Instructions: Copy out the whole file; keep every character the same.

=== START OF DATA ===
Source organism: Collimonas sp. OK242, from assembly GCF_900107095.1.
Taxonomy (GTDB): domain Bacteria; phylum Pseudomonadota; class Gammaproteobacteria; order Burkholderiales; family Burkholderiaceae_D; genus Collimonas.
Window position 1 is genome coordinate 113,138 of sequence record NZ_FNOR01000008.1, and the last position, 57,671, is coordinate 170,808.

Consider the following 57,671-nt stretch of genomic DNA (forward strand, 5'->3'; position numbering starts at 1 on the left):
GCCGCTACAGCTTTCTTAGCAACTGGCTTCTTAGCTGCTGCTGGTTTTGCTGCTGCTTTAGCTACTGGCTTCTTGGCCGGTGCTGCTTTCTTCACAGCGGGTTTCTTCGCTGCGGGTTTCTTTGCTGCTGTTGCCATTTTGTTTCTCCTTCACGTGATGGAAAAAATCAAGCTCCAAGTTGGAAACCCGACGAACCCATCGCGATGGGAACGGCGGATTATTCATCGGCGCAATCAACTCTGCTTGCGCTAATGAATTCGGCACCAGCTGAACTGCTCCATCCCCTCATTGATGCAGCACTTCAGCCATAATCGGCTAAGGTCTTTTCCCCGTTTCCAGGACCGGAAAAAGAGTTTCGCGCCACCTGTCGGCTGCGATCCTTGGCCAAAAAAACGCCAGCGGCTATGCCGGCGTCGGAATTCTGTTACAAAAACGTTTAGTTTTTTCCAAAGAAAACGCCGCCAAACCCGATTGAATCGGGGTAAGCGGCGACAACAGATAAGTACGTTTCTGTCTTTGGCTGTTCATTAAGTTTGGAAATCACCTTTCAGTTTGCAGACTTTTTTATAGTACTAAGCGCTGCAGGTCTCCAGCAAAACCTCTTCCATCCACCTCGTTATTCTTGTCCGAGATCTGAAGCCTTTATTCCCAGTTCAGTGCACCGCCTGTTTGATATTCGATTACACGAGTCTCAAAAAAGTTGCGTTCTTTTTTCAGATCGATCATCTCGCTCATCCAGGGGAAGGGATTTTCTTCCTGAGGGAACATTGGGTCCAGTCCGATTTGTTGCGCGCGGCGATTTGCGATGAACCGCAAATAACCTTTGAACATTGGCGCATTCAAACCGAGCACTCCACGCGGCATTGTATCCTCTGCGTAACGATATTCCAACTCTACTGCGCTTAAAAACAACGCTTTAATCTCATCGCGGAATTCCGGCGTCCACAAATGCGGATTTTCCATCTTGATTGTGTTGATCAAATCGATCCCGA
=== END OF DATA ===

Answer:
Source organism: Collimonas sp. OK242, from assembly GCF_900107095.1.
Taxonomy (GTDB): domain Bacteria; phylum Pseudomonadota; class Gammaproteobacteria; order Burkholderiales; family Burkholderiaceae_D; genus Collimonas.
Window position 1 is genome coordinate 113,138 of sequence record NZ_FNOR01000008.1, and the last position, 57,671, is coordinate 170,808.

Consider the following 57,671-nt stretch of genomic DNA (forward strand, 5'->3'; position numbering starts at 1 on the left):
GCCGCTACAGCTTTCTTAGCAACTGGCTTCTTAGCTGCTGCTGGTTTTGCTGCTGCTTTAGCTACTGGCTTCTTGGCCGGTGCTGCTTTCTTCACAGCGGGTTTCTTCGCTGCGGGTTTCTTTGCTGCTGTTGCCATTTTGTTTCTCCTTCACGTGATGGAAAAAATCAAGCTCCAAGTTGGAAACCCGACGAACCCATCGCGATGGGAACGGCGGATTATTCATCGGCGCAATCAACTCTGCTTGCGCTAATGAATTCGGCACCAGCTGAACTGCTCCATCCCCTCATTGATGCAGCACTTCAGCCATAATCGGCTAAGGTCTTTTCCCCGTTTCCAGGACCGGAAAAAGAGTTTCGCGCCACCTGTCGGCTGCGATCCTTGGCCAAAAAAACGCCAGCGGCTATGCCGGCGTCGGAATTCTGTTACAAAAACGTTTAGTTTTTTCCAAAGAAAACGCCGCCAAACCCGATTGAATCGGGGTAAGCGGCGACAACAGATAAGTACGTTTCTGTCTTTGGCTGTTCATTAAGTTTGGAAATCACCTTTCAGTTTGCAGACTTTTTTATAGTACTAAGCGCTGCAGGTCTCCAGCAAAACCTCTTCCATCCACCTCGTTATTCTTGTCCGAGATCTGAAGCCTTTATTCCCAGTTCAGTGCACCGCCTGTTTGATATTCGATTACACGAGTCTCAAAAAAGTTGCGTTCTTTTTTCAGATCGATCATCTCGCTCATCCAGGGGAAGGGATTTTCTTCCTGAGGGAACATTGGGTCCAGTCCGATTTGTTGCGCGCGGCGATTTGCGATGAACCGCAAATAACCTTTGAACATTGGCGCATTCAAACCGAGCACTCCACGCGGCATTGTATCCTCTGCGTAACGATATTCCAACTCTACTGCGCTTAAAAACAACGCTTTAATCTCATCGCGGAATTCCGGCGTCCACAAATGCGGATTTTCCATCTTGATTGTGTTGATCAAATCGATCCCGA